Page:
by Terry Hargrove
At the end of every summer, mom took my sisters and brother to town to shop for school clothes. She never took me. I was the favorite after all, with all the benefits and curses that entailed. Because I was the favorite, not just any outfit would do. I got special school clothes, and when I say special, I mean the types of outfits that either elicited fits of laughter from my siblings or got me sold to the pharaoh. Until the clothes were laid out and de-pinned and pressed, I never knew which.
And so, the beginning of each school year was a trying time for me. The problem with new school clothes was that there really weren’t any return policies then, so what mom picked, we kept. “You don’t like the colors? Tough! I spent my second grade year in a dress made of burlap, and your father wore shoes made out of corn husks.” That story, again. The pants and shirts mom bought for me were always one size too large in August, but because of my freakish growth spurts, were one size too small by the following June. That gave me a four week window to be comfortably attired. The material had to be thick and long-sleeved for January’s biting cold. That part I appreciated, since the weight of the material in the August and September heat had me losing all my summer fat in pools of perspiration. It was hard to keep weight on if you were the favorite.
Did I like the clothes my mom bought for me? What difference did that make? How could I tell her to stop buying clothes that made me look like a clown in a Jimi Hendrix poster? If I looked like an idiot, it was the 60s. Everybody looked like idiots.
These were the days that would progress to leisure suits. Remember Nehru jackets? Bell bottoms? Puffy sleeves and hippy beads? I did better than fit in. I was edgy.
So it was that in July of 1966, I sat on the couch as mom pulled out the pieces of an outfit that even today is the stuff of legend.
“OK, all right,” she stammered. “Sit and look at this. First, I got you a new pair of shoes and look at them! Aren’t they cute?”
“I don’t know,” I mumbled. Shoes for me weren’t an everyday purchase. Usually I got Glenn’s shoes when he grew out of them. These new shoes were white and green, like golfer’s shoes, and they shined like glass. My sisters were next to mom, and Glenn had parked himself at the end of the table facing me. He was just beginning to grin.
“And look at these pants,” gushed Mom. “No, not pants. Slacks they are. Little boys wear pants, but you’re a big boy now. Do you see this design?”
I did see the design. The pants were Kelly green with gold circles interlaced like a double helix up and down the length. They were so thick, they could stand up without the benefit of a clothes hanger. Glenn’s grin was a little wider.
“And the T-shirt,” said mom. “Now, the salesman said it had to be black because that’s what they’re wearing in Nashville this year. It’s the year of the black T-shirt.”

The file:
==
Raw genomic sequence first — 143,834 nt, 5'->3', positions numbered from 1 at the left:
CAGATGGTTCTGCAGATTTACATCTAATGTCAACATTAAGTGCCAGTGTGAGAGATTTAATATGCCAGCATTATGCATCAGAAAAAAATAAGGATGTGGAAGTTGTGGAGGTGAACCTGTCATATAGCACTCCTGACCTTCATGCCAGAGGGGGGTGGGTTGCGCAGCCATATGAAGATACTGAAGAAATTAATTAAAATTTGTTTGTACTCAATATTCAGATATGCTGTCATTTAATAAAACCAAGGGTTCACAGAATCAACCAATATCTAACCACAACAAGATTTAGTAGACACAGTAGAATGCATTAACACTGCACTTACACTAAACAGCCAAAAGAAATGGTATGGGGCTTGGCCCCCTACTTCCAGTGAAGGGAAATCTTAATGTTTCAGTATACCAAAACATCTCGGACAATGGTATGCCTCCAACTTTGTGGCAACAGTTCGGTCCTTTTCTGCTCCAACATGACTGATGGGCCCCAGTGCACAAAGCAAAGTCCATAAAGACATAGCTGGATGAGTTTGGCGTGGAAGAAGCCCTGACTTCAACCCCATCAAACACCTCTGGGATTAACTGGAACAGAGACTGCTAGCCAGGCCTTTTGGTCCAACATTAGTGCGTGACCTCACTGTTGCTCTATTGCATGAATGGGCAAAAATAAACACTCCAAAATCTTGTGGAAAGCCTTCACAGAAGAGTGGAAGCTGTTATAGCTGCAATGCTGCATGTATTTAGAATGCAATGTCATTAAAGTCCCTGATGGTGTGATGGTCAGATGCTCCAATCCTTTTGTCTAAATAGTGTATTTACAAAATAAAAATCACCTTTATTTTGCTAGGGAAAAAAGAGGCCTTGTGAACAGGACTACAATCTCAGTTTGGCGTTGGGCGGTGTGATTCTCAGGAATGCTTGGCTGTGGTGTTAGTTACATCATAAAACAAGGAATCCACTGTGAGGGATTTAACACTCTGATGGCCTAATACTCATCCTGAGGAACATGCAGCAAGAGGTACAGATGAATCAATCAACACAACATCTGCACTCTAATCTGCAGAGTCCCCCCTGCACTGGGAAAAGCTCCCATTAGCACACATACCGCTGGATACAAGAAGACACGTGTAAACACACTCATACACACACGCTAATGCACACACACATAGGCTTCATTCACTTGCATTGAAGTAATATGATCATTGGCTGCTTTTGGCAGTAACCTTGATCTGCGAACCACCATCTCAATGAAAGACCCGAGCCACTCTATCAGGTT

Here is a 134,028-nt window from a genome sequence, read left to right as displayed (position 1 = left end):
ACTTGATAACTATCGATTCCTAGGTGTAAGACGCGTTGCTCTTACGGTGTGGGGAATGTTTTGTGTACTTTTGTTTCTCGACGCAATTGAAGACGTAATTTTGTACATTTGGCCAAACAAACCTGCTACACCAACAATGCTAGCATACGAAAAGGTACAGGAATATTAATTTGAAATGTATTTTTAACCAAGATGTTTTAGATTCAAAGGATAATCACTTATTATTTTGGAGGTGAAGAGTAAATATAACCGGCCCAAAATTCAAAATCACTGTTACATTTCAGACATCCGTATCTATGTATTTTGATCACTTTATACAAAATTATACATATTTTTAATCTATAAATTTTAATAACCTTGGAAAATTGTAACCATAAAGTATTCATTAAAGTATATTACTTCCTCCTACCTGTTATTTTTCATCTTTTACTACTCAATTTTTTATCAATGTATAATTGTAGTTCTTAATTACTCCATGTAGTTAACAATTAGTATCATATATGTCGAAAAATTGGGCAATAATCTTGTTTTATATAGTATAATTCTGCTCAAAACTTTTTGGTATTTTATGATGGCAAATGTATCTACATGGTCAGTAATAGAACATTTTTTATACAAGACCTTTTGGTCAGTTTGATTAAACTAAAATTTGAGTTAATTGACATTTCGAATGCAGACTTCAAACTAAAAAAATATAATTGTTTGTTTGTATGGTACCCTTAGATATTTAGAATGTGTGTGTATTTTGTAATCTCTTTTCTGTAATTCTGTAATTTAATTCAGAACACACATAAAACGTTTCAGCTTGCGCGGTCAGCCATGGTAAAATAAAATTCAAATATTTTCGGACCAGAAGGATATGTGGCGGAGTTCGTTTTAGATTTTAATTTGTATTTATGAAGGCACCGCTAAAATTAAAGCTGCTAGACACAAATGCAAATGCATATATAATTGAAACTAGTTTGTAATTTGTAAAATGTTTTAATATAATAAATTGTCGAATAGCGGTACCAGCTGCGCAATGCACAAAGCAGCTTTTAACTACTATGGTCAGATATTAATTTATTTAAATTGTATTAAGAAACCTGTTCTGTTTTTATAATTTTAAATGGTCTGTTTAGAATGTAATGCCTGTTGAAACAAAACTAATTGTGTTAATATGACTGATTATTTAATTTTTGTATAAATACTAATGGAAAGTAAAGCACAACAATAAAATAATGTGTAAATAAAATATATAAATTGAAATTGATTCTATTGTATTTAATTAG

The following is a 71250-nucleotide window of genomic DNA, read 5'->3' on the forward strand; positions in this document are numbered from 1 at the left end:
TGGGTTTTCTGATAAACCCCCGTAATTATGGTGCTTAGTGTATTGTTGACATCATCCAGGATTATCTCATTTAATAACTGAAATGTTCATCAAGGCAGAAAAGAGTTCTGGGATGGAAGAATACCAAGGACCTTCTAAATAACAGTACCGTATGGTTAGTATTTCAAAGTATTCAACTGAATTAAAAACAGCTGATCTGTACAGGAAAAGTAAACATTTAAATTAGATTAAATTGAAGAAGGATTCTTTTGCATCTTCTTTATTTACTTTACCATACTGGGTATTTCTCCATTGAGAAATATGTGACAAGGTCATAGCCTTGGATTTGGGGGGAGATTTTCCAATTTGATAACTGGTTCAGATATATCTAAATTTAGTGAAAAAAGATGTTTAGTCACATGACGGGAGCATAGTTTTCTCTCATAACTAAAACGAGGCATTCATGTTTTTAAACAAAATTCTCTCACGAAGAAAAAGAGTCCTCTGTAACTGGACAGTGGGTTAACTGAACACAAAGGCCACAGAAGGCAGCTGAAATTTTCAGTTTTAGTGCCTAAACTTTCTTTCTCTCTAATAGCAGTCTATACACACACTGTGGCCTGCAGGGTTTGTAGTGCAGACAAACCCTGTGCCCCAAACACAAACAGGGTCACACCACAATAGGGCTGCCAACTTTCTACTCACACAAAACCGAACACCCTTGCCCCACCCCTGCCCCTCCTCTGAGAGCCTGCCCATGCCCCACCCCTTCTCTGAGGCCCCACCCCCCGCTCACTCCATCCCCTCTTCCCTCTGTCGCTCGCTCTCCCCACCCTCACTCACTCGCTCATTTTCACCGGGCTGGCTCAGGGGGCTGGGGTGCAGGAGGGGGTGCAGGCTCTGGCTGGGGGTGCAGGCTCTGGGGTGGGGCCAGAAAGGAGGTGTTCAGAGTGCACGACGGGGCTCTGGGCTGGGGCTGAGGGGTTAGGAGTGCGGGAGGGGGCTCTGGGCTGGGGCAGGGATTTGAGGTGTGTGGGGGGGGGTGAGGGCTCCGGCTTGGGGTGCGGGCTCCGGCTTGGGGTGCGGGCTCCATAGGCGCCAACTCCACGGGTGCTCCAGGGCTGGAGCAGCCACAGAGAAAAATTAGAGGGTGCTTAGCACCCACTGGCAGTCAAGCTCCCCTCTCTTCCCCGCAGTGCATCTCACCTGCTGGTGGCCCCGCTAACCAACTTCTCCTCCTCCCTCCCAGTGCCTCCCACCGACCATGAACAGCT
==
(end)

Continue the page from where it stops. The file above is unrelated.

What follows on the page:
“Can I just wear the T-shirt when it gets colder?” I asked. “I mean, I don’t have to wear it now, do I?”
“Now, honey, how are you going to own a black T-shirt and not wear it in the year of the black T-shirt? Sometimes, you don’t make any sense at all. Of course you wear it now, and over it, you’ll wear this!”
Mom pulled the shirt out of the bag with a flourish. It beamed with a magical radiance that made my eyes hurt. It was green also, a shade of green I’d not seen before or since. The long sleeves had the same golden pattern as the pants, although the gold was a different shade, but since the pants were a different shade of green, they matched in an H.P. Lovecraft sort of way. My brother’s grin was so wide, the corners of his mouth met at the back of his head. Mom insisted I try on the outfit.
When all the pieces were on, I turned to Glenn to get his honest opinion. When he was able to stop laughing, he gave it.
“While seeing you go to school looking like that would give me pleasure for, hell, for the rest of my life, I can’t let you do it. I have found the limit of my dislike for you, it seems. To dress you up like this and then send you to school, even I wouldn’t do that to you.”
“What’s wrong with it?” I asked.
“What’s wrong with it?” laughed Glenn. But as I stared at him, his smile slowly ebbed away. He had tried to help, but I was beyond helping. “Nothing. Here, you have to wear this towel over your arm. Put your left arm in front of you like this and drape it over. And you have to tuck your pants in your socks like this. And here. Wear this Mickey Mouse hat. Look in the mirror. What do you think?”
What did I think? I looked in the mirror and I thought it wasn’t half bad. I looked like a matador. A short, slightly pudgy matador.
And as I strode to school that first day, with the black towel draped over my left arm and black plastic ears on my head, I truly believed this was a edgy as I would ever
get. I was El Terrio, the brave matador of Fourth Avenue, off to face the bull that was the sixth grade. I was in school for almost ten minutes before I realized what a terrible mistake I had made.
I sat in the front row of Mr. Bostack’s science class that day, as the chorus of moos rose up behind me. That’s the problem with being edgy. The edge is right there, and if you aren’t smart, you fall over the edge and into the abyss. As sweat poured off my face, I realized mom’s school clothes had transformed me into the matador, and I would be the matador for the next ten months of my life and beyond.
Categories: scholars and rogues